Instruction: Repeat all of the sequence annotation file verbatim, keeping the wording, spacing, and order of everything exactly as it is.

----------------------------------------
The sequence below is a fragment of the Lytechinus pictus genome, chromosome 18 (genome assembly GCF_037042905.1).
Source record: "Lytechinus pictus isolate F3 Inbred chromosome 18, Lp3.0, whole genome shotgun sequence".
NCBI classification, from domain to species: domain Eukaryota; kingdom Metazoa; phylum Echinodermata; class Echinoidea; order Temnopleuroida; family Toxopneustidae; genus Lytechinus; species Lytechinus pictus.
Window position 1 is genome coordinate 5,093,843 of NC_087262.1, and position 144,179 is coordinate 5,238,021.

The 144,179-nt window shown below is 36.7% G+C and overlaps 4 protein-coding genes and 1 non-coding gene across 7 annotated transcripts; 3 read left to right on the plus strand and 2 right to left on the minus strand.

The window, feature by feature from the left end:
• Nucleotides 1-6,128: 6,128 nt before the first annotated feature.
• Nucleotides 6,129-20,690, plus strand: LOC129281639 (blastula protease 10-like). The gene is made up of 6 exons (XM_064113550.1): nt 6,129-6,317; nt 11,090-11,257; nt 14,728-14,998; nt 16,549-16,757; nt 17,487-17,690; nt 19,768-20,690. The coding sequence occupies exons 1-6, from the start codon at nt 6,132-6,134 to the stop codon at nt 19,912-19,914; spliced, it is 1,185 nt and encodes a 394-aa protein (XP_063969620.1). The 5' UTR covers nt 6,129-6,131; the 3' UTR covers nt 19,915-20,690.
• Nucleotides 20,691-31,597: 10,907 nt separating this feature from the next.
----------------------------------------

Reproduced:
The sequence below is a fragment of the Lytechinus pictus genome, chromosome 18 (genome assembly GCF_037042905.1).
Source record: "Lytechinus pictus isolate F3 Inbred chromosome 18, Lp3.0, whole genome shotgun sequence".
NCBI classification, from domain to species: domain Eukaryota; kingdom Metazoa; phylum Echinodermata; class Echinoidea; order Temnopleuroida; family Toxopneustidae; genus Lytechinus; species Lytechinus pictus.
Window position 1 is genome coordinate 5,093,843 of NC_087262.1, and position 144,179 is coordinate 5,238,021.

The 144,179-nt window shown below is 36.7% G+C and overlaps 4 protein-coding genes and 1 non-coding gene across 7 annotated transcripts; 3 read left to right on the plus strand and 2 right to left on the minus strand.

The window, feature by feature from the left end:
• Nucleotides 1-6,128: 6,128 nt before the first annotated feature.
• Nucleotides 6,129-20,690, plus strand: LOC129281639 (blastula protease 10-like). The gene is made up of 6 exons (XM_064113550.1): nt 6,129-6,317; nt 11,090-11,257; nt 14,728-14,998; nt 16,549-16,757; nt 17,487-17,690; nt 19,768-20,690. The coding sequence occupies exons 1-6, from the start codon at nt 6,132-6,134 to the stop codon at nt 19,912-19,914; spliced, it is 1,185 nt and encodes a 394-aa protein (XP_063969620.1). The 5' UTR covers nt 6,129-6,131; the 3' UTR covers nt 19,915-20,690.
• Nucleotides 20,691-31,597: 10,907 nt separating this feature from the next.